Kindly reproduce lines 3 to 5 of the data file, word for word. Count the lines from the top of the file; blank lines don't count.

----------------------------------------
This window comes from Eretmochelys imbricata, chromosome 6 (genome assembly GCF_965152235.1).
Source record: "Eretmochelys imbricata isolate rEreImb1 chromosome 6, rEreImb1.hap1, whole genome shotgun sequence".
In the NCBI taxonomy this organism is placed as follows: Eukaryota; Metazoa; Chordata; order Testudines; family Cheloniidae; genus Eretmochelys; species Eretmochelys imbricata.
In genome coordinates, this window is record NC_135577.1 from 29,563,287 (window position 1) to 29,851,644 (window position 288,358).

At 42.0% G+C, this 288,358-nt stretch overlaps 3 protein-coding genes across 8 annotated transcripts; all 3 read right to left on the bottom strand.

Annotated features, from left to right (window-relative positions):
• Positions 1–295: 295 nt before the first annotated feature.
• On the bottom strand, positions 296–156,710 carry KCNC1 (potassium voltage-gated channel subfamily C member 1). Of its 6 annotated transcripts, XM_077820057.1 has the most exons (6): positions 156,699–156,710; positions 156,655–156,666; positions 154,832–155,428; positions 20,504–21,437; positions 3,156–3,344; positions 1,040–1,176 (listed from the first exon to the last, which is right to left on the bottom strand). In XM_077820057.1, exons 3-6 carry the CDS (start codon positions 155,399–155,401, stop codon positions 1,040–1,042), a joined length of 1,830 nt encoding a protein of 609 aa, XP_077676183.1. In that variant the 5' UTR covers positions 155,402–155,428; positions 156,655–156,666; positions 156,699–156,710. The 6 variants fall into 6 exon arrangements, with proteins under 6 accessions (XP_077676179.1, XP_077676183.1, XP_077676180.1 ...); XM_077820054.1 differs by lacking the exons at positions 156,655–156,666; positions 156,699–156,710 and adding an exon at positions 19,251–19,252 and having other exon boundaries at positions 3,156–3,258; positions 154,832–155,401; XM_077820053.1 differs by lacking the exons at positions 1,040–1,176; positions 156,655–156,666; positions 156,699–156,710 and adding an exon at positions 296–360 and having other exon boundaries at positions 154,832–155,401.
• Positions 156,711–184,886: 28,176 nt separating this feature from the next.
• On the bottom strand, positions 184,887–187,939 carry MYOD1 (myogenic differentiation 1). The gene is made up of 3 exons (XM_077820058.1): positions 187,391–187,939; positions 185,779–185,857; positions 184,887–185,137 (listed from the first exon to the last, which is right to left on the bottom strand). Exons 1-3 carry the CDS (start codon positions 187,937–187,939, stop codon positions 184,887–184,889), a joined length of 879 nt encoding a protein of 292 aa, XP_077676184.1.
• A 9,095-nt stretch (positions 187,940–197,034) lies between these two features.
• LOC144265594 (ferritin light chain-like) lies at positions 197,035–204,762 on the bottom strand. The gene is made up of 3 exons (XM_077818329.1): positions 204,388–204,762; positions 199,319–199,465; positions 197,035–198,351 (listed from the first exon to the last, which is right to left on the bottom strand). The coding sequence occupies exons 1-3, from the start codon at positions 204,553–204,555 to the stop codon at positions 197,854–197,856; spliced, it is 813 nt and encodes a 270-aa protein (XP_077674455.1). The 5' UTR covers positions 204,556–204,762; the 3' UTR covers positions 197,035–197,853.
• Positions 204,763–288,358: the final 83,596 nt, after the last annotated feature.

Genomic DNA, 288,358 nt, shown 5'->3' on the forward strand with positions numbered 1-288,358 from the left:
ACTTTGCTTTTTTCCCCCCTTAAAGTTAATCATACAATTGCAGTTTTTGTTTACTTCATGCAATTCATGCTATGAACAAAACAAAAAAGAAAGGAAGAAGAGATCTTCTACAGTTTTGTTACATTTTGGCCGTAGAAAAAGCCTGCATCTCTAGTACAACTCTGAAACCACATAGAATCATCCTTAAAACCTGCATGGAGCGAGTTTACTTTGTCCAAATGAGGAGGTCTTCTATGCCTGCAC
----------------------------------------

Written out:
In the NCBI taxonomy this organism is placed as follows: Eukaryota; Metazoa; Chordata; order Testudines; family Cheloniidae; genus Eretmochelys; species Eretmochelys imbricata.
In genome coordinates, this window is record NC_135577.1 from 29,563,287 (window position 1) to 29,851,644 (window position 288,358).

At 42.0% G+C, this 288,358-nt stretch overlaps 3 protein-coding genes across 8 annotated transcripts; all 3 read right to left on the bottom strand.